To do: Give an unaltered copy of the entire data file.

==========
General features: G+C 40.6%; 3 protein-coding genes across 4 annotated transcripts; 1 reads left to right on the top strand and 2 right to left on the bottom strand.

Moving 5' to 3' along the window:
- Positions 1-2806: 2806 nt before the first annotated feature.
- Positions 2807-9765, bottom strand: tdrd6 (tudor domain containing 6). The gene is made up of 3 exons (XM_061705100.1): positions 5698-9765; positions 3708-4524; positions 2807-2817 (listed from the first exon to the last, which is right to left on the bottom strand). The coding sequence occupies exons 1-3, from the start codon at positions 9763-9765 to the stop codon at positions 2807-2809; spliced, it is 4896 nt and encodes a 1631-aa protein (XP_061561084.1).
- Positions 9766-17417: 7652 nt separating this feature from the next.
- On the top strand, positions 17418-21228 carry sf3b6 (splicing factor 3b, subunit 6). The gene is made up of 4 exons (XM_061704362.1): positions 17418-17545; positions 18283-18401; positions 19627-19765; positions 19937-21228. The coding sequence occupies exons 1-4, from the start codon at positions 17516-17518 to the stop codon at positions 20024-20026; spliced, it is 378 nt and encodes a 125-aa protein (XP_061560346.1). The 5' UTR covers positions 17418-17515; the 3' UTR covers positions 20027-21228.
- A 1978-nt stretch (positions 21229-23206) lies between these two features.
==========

General features: G+C 40.6%; 3 protein-coding genes across 4 annotated transcripts; 1 reads left to right on the top strand and 2 right to left on the bottom strand.

Moving 5' to 3' along the window:
- Positions 1-2806: 2806 nt before the first annotated feature.
- Positions 2807-9765, bottom strand: tdrd6 (tudor domain containing 6). The gene is made up of 3 exons (XM_061705100.1): positions 5698-9765; positions 3708-4524; positions 2807-2817 (listed from the first exon to the last, which is right to left on the bottom strand). The coding sequence occupies exons 1-3, from the start codon at positions 9763-9765 to the stop codon at positions 2807-2809; spliced, it is 4896 nt and encodes a 1631-aa protein (XP_061561084.1).
- Positions 9766-17417: 7652 nt separating this feature from the next.
- On the top strand, positions 17418-21228 carry sf3b6 (splicing factor 3b, subunit 6). The gene is made up of 4 exons (XM_061704362.1): positions 17418-17545; positions 18283-18401; positions 19627-19765; positions 19937-21228. The coding sequence occupies exons 1-4, from the start codon at positions 17516-17518 to the stop codon at positions 20024-20026; spliced, it is 378 nt and encodes a 125-aa protein (XP_061560346.1). The 5' UTR covers positions 17418-17515; the 3' UTR covers positions 20027-21228.
- A 1978-nt stretch (positions 21229-23206) lies between these two features.